More generally, we can describe a package as the following Haskell existential data type:

     data CE i m o = 
         forall x. CE x                      -- current state
                      (i -> x)               -- producer
                      (x -> m -> x)          -- transformer (`step')
                      (x -> o)               -- observer
Here, the type i is the type of the arguments to the constructor; the type m describes the additional arguments to the transformer, and o is the type of observations. The corresponding simple data type is
     data C1 m o = C1 (m -> C1 m o) o
To show the isomorphism between the existential package and the existential-free representation, we exhibit the following pair of total functions. The function iso_CEC1 converts the existential data type CE into a pair of the corresponding simple data type C1 and the constructor function. The latter creates the (initial) value of C1. The function iso_C1CE is the observational inverse.
     iso_CEC1 :: CE i m o -> (C1 m o, i -> C1 m o)
     iso_CEC1 (CE x init step observe) = (makeC1 x, \i -> makeC1 (init i))
      where makeC1 x = C1 (makeC1 . step x) (observe x)
     iso_C1CE :: (C1 m o, i -> C1 m o) -> CE i m o
     iso_C1CE (c1, makeC1) = CE c1 init step observe
      where init = makeC1
            step (C1 step1 _)   = step1
            observe (C1 _ obs1) = obs1
One may call C1 m o the Skolem function for the quantified type variable x.
The current version is 1.3, June 28, 2008.
In the final form, the idea of using the recursive first-order data type was explained in the message Eliminating existentials, finally posted on the Caml list on Wed, 14 Nov 2007 00:37:10 -0800 (PST). The early version of the idea was discussed in the thread ``Using existential types'' on Haskell-Cafe in October 2003.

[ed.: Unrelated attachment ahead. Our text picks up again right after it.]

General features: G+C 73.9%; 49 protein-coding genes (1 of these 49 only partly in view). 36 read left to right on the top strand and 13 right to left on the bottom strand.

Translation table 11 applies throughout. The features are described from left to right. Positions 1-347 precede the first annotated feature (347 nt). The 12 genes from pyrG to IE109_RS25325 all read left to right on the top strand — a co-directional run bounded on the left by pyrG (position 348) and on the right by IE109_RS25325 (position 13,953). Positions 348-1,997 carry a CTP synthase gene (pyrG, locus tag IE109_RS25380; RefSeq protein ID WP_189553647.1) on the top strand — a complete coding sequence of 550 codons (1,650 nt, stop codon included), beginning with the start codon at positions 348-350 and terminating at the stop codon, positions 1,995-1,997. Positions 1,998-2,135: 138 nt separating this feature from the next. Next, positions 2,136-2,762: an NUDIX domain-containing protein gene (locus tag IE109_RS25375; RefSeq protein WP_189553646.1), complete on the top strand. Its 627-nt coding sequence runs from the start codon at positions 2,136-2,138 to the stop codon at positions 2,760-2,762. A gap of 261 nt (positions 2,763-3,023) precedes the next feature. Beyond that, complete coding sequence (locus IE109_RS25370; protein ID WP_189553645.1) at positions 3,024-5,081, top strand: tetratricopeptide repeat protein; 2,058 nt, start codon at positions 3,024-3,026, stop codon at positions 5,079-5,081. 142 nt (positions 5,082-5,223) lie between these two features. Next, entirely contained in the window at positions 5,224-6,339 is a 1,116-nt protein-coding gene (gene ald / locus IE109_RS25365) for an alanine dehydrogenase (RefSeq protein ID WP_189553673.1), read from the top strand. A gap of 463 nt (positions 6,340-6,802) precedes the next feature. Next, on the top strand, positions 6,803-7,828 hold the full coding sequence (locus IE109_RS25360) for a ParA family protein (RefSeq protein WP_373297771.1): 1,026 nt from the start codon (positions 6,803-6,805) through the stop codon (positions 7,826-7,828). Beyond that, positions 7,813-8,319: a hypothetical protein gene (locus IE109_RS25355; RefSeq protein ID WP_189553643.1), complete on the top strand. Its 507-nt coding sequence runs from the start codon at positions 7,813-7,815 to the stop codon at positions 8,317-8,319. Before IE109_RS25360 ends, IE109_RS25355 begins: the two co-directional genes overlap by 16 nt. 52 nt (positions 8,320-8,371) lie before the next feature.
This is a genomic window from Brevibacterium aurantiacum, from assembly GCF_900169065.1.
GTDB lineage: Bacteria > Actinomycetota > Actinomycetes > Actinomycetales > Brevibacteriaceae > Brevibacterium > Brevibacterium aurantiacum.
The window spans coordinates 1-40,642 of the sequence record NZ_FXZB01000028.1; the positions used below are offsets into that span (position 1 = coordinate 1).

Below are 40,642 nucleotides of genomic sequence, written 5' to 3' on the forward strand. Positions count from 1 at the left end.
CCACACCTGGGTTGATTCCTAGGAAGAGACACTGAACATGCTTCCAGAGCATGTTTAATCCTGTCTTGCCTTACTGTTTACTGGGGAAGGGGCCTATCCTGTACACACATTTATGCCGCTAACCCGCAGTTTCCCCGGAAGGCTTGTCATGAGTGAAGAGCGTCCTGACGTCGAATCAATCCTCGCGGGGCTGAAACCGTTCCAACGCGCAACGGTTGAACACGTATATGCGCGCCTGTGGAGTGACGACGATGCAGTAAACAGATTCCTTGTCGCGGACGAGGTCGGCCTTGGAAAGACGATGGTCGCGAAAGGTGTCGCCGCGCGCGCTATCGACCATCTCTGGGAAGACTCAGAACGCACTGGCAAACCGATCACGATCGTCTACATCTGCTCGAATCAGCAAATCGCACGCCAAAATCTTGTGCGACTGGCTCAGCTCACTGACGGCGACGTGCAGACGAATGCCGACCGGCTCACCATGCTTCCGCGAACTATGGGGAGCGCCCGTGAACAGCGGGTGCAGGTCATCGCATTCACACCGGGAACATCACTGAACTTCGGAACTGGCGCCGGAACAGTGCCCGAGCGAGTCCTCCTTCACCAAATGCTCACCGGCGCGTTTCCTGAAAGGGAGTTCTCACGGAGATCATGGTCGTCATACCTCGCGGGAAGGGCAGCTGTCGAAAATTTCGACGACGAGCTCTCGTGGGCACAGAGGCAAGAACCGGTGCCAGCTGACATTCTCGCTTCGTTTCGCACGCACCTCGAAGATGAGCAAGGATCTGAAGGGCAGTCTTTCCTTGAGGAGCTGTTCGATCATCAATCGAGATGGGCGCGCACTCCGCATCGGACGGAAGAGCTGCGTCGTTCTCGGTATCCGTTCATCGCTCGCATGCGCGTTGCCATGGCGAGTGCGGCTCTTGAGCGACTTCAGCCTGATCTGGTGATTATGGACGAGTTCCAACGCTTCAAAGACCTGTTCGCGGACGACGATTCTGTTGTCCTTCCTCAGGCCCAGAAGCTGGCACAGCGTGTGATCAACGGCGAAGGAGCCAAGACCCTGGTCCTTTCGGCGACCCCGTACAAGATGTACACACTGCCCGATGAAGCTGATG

Bernhard Beckert and Joachim Posegga: leanTAP: Lean Tableau-based Deduction.
Journal of Automated Reasoning, v15, N3, pp. 339-358, 1995.
Taking a formula itself as the Skolem-term is used in the leanTAP theorem prover. The authors credit Hilbert and Bernays, 1939.


Eliminating recursive existential variants

Existentials also prove useful in embedding domain-specific languages, including monadic languages. Here is a sample representation of a trivial first-order language with application:
     data Expr a = Val a | forall b. Apply (Expr (b->a)) (Expr b)
     ex1 = Apply (Val fromEnum) (Apply (Apply (Val (==)) (Val 'd')) (Val 'c'))
Expr a describes the result of zero or more applications as well as the structure of this series of applications. Jan-Willem Maessen observed that the two aspects can be represented separately, in the following existential-free data type:
     data E1 a = E1 a Tree
     data Tree = Leaf | Node Tree Tree

We again exhibit a pair of total functions to convert between the two data types:

     iso_EXE1 :: Expr a -> E1 a
     iso_EXE1 (Val v) = E1 v Leaf
     iso_EXE1 (Apply opr opa) = E1 (opr' opa') (Node tr ta) 
      where E1 opr' tr = iso_EXE1 opr
            E1 opa' ta = iso_EXE1 opa
     iso_E1EX :: E1 a -> Expr a
     iso_E1EX (E1 v Leaf) = Val v